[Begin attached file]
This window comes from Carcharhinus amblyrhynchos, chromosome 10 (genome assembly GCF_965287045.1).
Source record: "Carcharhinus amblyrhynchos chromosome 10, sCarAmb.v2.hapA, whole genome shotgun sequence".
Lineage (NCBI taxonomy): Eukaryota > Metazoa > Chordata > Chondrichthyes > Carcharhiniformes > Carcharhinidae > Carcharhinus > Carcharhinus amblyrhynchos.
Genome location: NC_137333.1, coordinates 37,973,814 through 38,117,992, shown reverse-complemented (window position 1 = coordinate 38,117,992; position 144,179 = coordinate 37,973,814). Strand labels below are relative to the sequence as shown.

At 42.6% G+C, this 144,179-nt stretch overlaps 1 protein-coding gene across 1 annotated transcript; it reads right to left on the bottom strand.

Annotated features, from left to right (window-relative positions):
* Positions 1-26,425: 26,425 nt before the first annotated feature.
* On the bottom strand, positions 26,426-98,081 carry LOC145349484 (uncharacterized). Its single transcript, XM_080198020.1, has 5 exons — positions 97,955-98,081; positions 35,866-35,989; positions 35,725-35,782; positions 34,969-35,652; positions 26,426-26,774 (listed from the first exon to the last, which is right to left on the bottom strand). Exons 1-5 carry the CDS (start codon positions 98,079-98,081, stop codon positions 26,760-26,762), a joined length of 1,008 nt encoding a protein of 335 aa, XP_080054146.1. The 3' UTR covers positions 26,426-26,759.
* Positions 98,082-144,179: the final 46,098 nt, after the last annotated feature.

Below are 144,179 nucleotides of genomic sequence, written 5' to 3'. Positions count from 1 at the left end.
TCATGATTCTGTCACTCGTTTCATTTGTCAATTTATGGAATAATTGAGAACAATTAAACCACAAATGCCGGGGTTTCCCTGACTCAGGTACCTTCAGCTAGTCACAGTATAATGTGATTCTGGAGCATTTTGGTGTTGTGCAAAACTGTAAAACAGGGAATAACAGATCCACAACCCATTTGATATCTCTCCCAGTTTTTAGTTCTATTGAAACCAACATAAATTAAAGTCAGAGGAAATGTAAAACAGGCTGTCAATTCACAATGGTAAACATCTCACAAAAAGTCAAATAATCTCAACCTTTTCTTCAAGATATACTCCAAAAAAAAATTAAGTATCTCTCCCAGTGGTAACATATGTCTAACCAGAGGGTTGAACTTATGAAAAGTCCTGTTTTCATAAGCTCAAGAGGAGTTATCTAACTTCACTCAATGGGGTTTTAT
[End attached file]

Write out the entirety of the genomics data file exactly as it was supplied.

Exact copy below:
This window comes from Carcharhinus amblyrhynchos, chromosome 10 (genome assembly GCF_965287045.1).
Source record: "Carcharhinus amblyrhynchos chromosome 10, sCarAmb.v2.hapA, whole genome shotgun sequence".
Lineage (NCBI taxonomy): Eukaryota > Metazoa > Chordata > Chondrichthyes > Carcharhiniformes > Carcharhinidae > Carcharhinus > Carcharhinus amblyrhynchos.
Genome location: NC_137333.1, coordinates 37,973,814 through 38,117,992, shown reverse-complemented (window position 1 = coordinate 38,117,992; position 144,179 = coordinate 37,973,814). Strand labels below are relative to the sequence as shown.

At 42.6% G+C, this 144,179-nt stretch overlaps 1 protein-coding gene across 1 annotated transcript; it reads right to left on the bottom strand.

Annotated features, from left to right (window-relative positions):
* Positions 1-26,425: 26,425 nt before the first annotated feature.
* On the bottom strand, positions 26,426-98,081 carry LOC145349484 (uncharacterized). Its single transcript, XM_080198020.1, has 5 exons — positions 97,955-98,081; positions 35,866-35,989; positions 35,725-35,782; positions 34,969-35,652; positions 26,426-26,774 (listed from the first exon to the last, which is right to left on the bottom strand). Exons 1-5 carry the CDS (start codon positions 98,079-98,081, stop codon positions 26,760-26,762), a joined length of 1,008 nt encoding a protein of 335 aa, XP_080054146.1. The 3' UTR covers positions 26,426-26,759.
* Positions 98,082-144,179: the final 46,098 nt, after the last annotated feature.

Below are 144,179 nucleotides of genomic sequence, written 5' to 3'. Positions count from 1 at the left end.
TCATGATTCTGTCACTCGTTTCATTTGTCAATTTATGGAATAATTGAGAACAATTAAACCACAAATGCCGGGGTTTCCCTGACTCAGGTACCTTCAGCTAGTCACAGTATAATGTGATTCTGGAGCATTTTGGTGTTGTGCAAAACTGTAAAACAGGGAATAACAGATCCACAACCCATTTGATATCTCTCCCAGTTTTTAGTTCTATTGAAACCAACATAAATTAAAGTCAGAGGAAATGTAAAACAGGCTGTCAATTCACAATGGTAAACATCTCACAAAAAGTCAAATAATCTCAACCTTTTCTTCAAGATATACTCCAAAAAAAAATTAAGTATCTCTCCCAGTGGTAACATATGTCTAACCAGAGGGTTGAACTTATGAAAAGTCCTGTTTTCATAAGCTCAAGAGGAGTTATCTAACTTCACTCAATGGGGTTTTAT